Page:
GROWING up in Dubbo in the 1980s and 1990s as a queer woman of colour, may just have given performer Mojo Juju the thick skin and wanderlust she needed to succeed in the music industry.
"I always want it to be about the music. Early on I was like, 'it just can't be about anything but the music'," she told the Northern Star ahead of her return to Bluesfest.
"I don't want to have the conversation about all these other things that make up my identity - it's about music - but at the same time I guess, the older I get the more I see that this is important too...if my music enables somebody to ... open their mind to different ways of thinking then yeah, cool, I'm happy to talk about it.
A talented misft
When asked if she felt like she didn't fit in, growing up, Mojo said:
"Not only because of the fact that I looked a bit different…I just was different I was just interested in different things.
"So I spent a lot of time sort of being a bit of a misfit, but I think that's a good thing. I had some kind of odd friends too and we formed a band and played in a lot of garage bands."
Mojo started piano lessons from a very early age and was learning the clarinet by the time she was in year two or three, followed by guitar.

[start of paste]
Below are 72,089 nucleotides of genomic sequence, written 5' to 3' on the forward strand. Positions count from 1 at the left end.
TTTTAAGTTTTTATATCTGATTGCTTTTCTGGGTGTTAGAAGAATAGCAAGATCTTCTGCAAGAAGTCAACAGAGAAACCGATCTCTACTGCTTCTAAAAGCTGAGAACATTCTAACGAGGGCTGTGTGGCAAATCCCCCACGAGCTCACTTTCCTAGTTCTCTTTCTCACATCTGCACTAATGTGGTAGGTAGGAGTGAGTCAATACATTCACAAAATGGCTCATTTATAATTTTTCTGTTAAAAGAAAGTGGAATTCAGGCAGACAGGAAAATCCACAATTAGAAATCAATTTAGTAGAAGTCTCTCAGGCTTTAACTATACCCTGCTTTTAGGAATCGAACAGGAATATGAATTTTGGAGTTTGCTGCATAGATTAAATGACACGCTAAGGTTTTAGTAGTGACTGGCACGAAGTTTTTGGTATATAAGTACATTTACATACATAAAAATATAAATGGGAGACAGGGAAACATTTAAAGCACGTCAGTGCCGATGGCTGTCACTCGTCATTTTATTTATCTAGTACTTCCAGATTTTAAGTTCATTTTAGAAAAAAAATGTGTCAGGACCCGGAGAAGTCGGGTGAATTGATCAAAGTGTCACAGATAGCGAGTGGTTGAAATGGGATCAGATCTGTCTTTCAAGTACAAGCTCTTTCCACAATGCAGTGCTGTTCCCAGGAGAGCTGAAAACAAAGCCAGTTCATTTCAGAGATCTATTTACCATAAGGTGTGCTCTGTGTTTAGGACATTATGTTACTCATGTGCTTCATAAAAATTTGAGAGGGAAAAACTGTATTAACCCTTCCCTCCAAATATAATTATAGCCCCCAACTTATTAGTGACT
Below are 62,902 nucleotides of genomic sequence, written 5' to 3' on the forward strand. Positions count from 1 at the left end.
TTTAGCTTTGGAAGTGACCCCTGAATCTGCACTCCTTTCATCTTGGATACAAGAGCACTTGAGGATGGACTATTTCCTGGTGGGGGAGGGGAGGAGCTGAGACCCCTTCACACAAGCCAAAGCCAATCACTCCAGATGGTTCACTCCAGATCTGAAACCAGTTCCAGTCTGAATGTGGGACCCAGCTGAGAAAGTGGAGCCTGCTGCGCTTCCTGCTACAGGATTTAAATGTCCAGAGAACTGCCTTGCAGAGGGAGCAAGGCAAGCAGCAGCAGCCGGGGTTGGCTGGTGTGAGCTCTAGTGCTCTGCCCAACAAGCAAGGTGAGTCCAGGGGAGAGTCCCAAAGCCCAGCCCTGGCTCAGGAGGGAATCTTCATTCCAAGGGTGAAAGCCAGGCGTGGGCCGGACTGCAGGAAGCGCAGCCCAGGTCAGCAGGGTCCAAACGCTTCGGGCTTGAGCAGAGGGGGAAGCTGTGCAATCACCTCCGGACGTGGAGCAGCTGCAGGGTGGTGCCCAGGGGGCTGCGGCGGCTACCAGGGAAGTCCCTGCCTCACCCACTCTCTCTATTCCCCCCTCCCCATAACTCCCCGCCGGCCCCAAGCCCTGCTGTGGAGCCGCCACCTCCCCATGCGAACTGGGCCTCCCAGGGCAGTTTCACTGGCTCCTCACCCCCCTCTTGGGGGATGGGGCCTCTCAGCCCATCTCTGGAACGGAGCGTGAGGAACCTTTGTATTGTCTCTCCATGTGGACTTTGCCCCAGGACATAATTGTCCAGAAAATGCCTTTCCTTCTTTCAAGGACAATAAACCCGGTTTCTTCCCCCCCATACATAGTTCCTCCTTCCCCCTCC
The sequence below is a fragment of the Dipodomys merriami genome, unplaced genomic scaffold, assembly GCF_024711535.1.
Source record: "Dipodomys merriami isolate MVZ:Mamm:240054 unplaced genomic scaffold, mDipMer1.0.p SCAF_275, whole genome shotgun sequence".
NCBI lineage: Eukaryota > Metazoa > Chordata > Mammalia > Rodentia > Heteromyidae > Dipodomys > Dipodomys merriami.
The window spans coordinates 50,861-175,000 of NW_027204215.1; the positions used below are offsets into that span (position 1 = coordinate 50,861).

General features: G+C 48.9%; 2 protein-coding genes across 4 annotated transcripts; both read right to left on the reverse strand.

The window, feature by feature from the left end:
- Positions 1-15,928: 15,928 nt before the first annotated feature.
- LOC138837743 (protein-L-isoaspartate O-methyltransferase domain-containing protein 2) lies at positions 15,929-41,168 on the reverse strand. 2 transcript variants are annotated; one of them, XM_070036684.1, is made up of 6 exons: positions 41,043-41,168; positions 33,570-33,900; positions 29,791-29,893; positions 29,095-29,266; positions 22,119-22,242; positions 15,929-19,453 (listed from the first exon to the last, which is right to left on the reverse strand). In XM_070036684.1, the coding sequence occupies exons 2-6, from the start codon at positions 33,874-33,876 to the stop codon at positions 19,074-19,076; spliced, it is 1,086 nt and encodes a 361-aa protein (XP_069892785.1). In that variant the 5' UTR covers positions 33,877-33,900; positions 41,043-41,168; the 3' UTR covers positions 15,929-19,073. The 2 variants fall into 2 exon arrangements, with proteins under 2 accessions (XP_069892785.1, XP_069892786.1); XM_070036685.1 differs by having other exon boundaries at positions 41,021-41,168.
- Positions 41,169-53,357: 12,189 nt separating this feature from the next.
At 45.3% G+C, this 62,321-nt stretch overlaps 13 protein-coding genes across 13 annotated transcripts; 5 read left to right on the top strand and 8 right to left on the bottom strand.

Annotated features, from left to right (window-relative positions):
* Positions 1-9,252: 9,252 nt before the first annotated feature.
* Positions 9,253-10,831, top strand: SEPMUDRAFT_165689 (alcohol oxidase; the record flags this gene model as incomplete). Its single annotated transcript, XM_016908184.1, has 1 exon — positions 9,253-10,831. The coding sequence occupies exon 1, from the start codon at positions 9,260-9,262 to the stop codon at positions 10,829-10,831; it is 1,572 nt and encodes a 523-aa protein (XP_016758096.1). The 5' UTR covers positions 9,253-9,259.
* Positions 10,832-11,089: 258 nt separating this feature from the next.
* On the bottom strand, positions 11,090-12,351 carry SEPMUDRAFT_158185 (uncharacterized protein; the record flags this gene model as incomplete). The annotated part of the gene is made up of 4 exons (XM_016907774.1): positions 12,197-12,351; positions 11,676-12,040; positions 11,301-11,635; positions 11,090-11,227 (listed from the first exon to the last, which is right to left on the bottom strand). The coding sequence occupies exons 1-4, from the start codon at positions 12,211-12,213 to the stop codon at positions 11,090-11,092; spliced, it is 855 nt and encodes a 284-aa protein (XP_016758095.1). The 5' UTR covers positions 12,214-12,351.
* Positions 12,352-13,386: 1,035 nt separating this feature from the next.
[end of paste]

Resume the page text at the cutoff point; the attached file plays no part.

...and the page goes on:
"I went to the Western Plains Conservatorium and did vocal training for six years."
"But my mum was a trombone player and my brother plays drums…he used to play trumpet in my former band the Snake Oil Merchants.
"My grandmother's a singer, my granddad is a cornet player, my uncle is a clarinet player, it's in there, it's in the family."
Blues or R'n'B?
When it comes to her current style of music she says some people call it soul, some say it's blues and some say it's RnB.
Mojo tries to avoid describing it.
"I just try and encourage them to listen to it," she said.
"I'm not interested in genre and I'm not interested in sounding like anyone else.
"I am not willing to compromise on any effort. At the end of the day that's who I am and what I do."
With a Filipino father, who also has Spanish heritage, and a Chinese Aboriginal grandmother Mojo said the various pieces of the puzzle gave her an interesting perspective on life.
"The way that I interact with the world is definitely tied to my identity and my heritage."
Her childhood travels and diverse family connections also gave her itchy feet.
"I did get on a bus the day that my exams finished and came to Melbourne; the furthest place you can think of that I could get to…on a bus...but you know, I go back every now and then, it's kinda cool going back and playing in your home town."
She has hit Bluesfest with her brother Steve on drums and Andrew Garton on Saxophone.
"We'll play some old favourites and some stuff off the new record, might even slip one or two brand new ones in that we haven't recorded yet."
See her again
- At the Juke Joint stage on Sunday from 7.30pm.